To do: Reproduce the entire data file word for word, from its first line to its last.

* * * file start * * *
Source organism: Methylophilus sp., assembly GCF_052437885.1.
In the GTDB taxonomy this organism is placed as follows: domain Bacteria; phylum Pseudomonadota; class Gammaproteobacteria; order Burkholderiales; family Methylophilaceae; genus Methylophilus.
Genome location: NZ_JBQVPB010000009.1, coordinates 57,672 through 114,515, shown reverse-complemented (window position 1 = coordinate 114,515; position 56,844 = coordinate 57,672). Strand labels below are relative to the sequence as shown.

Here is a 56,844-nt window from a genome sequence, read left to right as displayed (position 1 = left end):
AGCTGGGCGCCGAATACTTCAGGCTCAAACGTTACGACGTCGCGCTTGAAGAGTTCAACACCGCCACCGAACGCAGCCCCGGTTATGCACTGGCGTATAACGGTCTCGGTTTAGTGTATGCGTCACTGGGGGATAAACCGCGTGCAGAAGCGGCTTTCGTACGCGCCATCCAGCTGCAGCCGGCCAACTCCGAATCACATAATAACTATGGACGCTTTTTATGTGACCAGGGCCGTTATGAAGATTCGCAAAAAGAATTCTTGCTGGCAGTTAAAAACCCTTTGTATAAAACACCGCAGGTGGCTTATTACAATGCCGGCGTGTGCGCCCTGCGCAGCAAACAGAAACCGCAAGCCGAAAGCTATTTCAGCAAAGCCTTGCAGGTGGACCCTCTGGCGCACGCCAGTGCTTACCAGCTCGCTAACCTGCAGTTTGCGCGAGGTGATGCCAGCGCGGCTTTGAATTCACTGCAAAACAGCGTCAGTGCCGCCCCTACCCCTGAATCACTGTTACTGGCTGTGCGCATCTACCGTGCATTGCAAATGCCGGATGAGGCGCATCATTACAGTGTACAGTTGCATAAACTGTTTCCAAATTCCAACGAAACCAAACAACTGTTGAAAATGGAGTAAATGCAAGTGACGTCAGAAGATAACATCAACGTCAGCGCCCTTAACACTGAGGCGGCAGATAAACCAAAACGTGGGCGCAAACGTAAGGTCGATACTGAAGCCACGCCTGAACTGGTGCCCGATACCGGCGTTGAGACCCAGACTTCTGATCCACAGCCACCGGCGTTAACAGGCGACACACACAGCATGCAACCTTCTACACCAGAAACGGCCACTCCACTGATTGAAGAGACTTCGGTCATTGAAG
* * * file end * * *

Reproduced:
Source organism: Methylophilus sp., assembly GCF_052437885.1.
In the GTDB taxonomy this organism is placed as follows: domain Bacteria; phylum Pseudomonadota; class Gammaproteobacteria; order Burkholderiales; family Methylophilaceae; genus Methylophilus.
Genome location: NZ_JBQVPB010000009.1, coordinates 57,672 through 114,515, shown reverse-complemented (window position 1 = coordinate 114,515; position 56,844 = coordinate 57,672). Strand labels below are relative to the sequence as shown.

Here is a 56,844-nt window from a genome sequence, read left to right as displayed (position 1 = left end):
AGCTGGGCGCCGAATACTTCAGGCTCAAACGTTACGACGTCGCGCTTGAAGAGTTCAACACCGCCACCGAACGCAGCCCCGGTTATGCACTGGCGTATAACGGTCTCGGTTTAGTGTATGCGTCACTGGGGGATAAACCGCGTGCAGAAGCGGCTTTCGTACGCGCCATCCAGCTGCAGCCGGCCAACTCCGAATCACATAATAACTATGGACGCTTTTTATGTGACCAGGGCCGTTATGAAGATTCGCAAAAAGAATTCTTGCTGGCAGTTAAAAACCCTTTGTATAAAACACCGCAGGTGGCTTATTACAATGCCGGCGTGTGCGCCCTGCGCAGCAAACAGAAACCGCAAGCCGAAAGCTATTTCAGCAAAGCCTTGCAGGTGGACCCTCTGGCGCACGCCAGTGCTTACCAGCTCGCTAACCTGCAGTTTGCGCGAGGTGATGCCAGCGCGGCTTTGAATTCACTGCAAAACAGCGTCAGTGCCGCCCCTACCCCTGAATCACTGTTACTGGCTGTGCGCATCTACCGTGCATTGCAAATGCCGGATGAGGCGCATCATTACAGTGTACAGTTGCATAAACTGTTTCCAAATTCCAACGAAACCAAACAACTGTTGAAAATGGAGTAAATGCAAGTGACGTCAGAAGATAACATCAACGTCAGCGCCCTTAACACTGAGGCGGCAGATAAACCAAAACGTGGGCGCAAACGTAAGGTCGATACTGAAGCCACGCCTGAACTGGTGCCCGATACCGGCGTTGAGACCCAGACTTCTGATCCACAGCCACCGGCGTTAACAGGCGACACACACAGCATGCAACCTTCTACACCAGAAACGGCCACTCCACTGATTGAAGAGACTTCGGTCATTGAAG